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D-I-Y ChromaKey macro...?

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  #1  
Old 06-12-2006, 10:08 AM
RokcetScientist's Avatar
RokcetScientist RokcetScientist is offline
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D-I-Y ChromaKey macro...?

The discussion about 'GreenScreens' in the other thread Green Screen Frame? made me think that, if I could recreate ChromaKey backgrounds with a printer, I would have ChromaKey capability for macro shots! That could be very interesting to experiment with! I see a whole realm of possibilities opening up...
Of course you would need to know the precise RGB and/or CMYK code!

Does anyone here have any ideas about this? Has it been done before? Would it work?
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Old 06-12-2006, 11:33 AM
Mike Mike is offline
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I have Primate Chromakey from Digital Anarchey. As I understand it, one can use any color for the background AS LONG AS THAT COLOR DOES NOT APPEAR IN THE IMAGE THAT YOU WANT TO SAVE.

So look at the subject you want to use, pick a color that does not appear there and use that for the background.

Green is used for people because most people do not have too much green in their skin or hair. Other than that there is no reason to use any specific color for the background.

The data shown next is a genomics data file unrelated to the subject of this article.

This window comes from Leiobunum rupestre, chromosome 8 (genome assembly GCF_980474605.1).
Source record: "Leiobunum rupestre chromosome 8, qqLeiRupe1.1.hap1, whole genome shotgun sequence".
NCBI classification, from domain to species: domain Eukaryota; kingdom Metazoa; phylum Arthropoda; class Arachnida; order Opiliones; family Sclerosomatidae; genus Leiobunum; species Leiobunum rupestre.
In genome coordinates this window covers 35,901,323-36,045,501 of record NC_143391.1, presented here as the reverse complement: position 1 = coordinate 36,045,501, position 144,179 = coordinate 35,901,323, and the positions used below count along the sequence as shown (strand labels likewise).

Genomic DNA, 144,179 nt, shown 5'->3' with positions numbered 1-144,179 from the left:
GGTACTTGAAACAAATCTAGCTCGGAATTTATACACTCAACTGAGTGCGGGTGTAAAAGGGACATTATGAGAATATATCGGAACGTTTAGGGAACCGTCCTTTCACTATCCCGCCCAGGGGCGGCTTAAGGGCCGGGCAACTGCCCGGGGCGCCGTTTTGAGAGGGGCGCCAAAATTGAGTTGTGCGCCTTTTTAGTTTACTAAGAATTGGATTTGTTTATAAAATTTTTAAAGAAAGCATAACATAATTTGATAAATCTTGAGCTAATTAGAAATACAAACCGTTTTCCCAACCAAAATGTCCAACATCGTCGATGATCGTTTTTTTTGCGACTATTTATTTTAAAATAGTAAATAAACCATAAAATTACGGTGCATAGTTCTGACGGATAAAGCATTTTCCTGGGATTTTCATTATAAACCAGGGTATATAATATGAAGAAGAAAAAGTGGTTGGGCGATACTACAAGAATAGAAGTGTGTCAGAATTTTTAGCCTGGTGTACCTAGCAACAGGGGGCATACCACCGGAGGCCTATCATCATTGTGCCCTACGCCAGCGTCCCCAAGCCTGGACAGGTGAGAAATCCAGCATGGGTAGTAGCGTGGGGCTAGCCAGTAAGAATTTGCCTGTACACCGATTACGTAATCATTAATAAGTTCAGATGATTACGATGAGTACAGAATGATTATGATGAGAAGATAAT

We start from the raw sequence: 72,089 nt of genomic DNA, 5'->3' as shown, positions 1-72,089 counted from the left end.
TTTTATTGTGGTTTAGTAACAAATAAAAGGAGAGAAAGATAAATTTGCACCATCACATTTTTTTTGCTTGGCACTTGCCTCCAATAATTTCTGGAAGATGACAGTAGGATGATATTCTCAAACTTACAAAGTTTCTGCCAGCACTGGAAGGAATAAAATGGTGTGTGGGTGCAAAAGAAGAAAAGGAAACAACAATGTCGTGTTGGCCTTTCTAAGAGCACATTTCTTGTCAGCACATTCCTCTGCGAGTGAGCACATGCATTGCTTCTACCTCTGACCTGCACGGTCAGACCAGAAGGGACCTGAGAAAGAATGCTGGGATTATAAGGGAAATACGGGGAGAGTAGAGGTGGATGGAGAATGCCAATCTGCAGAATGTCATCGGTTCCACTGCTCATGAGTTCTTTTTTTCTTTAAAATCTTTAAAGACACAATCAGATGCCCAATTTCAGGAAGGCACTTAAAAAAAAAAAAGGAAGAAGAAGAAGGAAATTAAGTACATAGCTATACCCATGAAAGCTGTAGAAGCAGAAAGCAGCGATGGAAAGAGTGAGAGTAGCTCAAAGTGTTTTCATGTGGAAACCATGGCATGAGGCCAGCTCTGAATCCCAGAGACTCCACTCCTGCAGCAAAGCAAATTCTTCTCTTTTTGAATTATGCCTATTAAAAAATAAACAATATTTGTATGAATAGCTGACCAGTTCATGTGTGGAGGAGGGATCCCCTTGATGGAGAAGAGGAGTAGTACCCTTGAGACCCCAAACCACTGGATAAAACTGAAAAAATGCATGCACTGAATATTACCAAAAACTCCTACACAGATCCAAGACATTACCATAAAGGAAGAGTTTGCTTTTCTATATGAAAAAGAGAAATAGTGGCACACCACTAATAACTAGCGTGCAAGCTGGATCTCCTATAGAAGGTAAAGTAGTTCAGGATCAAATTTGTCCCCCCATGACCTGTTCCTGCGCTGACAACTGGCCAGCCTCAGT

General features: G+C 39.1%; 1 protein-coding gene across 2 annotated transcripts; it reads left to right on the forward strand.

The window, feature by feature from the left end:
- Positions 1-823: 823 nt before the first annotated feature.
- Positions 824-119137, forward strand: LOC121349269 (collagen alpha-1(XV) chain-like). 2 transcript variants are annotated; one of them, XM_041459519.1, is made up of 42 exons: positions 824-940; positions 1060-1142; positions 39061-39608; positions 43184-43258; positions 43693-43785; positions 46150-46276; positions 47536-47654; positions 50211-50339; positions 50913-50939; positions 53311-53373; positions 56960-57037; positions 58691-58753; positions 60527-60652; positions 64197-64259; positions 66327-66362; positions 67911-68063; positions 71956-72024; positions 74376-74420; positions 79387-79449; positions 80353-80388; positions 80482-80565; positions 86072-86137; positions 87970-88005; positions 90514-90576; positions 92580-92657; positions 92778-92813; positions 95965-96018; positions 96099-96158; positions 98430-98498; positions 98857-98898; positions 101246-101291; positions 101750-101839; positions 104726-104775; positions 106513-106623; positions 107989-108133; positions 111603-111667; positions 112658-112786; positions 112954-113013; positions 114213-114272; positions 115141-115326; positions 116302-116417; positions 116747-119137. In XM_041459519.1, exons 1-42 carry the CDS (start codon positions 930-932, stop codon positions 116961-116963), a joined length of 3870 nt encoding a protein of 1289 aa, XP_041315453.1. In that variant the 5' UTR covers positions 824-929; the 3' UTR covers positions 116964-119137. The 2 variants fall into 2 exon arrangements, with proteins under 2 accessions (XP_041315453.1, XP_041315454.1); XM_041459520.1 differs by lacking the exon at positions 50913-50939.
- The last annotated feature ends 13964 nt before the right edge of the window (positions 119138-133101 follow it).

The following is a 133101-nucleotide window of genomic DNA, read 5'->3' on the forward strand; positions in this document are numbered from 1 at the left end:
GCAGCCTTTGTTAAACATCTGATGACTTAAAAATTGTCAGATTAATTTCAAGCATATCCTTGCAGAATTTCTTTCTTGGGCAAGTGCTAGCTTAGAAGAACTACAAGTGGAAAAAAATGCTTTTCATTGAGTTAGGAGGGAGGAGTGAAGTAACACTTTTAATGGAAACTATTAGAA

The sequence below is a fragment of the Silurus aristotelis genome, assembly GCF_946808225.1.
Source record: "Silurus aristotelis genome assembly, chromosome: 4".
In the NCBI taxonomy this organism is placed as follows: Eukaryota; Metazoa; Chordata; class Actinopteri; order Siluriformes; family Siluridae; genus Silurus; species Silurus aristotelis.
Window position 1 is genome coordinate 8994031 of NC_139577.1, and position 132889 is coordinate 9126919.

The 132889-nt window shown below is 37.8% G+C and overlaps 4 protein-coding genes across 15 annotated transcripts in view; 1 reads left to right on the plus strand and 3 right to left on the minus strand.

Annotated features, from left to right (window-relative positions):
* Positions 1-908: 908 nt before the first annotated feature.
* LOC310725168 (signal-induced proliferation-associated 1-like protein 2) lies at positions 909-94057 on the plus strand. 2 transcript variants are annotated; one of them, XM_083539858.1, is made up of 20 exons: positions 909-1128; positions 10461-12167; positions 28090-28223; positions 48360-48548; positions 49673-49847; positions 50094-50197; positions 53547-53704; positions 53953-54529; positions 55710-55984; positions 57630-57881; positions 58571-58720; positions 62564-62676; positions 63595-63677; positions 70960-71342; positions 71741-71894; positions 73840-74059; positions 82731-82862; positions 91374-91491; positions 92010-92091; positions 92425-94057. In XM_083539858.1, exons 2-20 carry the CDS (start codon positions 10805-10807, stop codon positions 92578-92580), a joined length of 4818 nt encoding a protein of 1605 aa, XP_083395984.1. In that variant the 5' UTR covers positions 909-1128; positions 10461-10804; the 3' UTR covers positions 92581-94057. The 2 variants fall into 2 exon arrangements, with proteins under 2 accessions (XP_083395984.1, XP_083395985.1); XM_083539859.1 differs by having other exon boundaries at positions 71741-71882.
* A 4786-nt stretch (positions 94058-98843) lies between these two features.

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Old 06-12-2006, 01:55 PM
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Cameraken Cameraken is offline
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Hi RokcetScientist.

Interesting Idea. But probably not the best method for macro. The reason is that usually the whole subject is shown in a macro shot.

Let’s say you were photographing a flower with a ring flash.
If the flower were placed on chroma background then the light from the ring flash would quickly fall off giving uneven lighting (and a difficult mask). It is very difficult to add more flashguns to balance the light. This is why most photographers would use a light tent or light box. Please read this thread.
http://www.retouchpro.com/forums/photo-restoration/11621-please-help-glare.html

There is another way.
One method that works really well is to use a scanner.
A scanner will scan anything. It does not have to be flat.
The attached photo was scanned on my scanner. Just place the item on the glass and cover with black fabric to avoid stray light.
If you want to scan snails and worms then use a layer of cling film.


Ken
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File Type: jpg Ken_Flower.jpg (79.5 KB, 27 views)
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  #4  
Old 06-12-2006, 02:49 PM
maureeno maureeno is offline
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Quote:
Originally Posted by Cameraken
Hi RokcetScientist.

Interesting Idea. But probably not the best method for macro. The reason is that usually the whole subject is shown in a macro shot.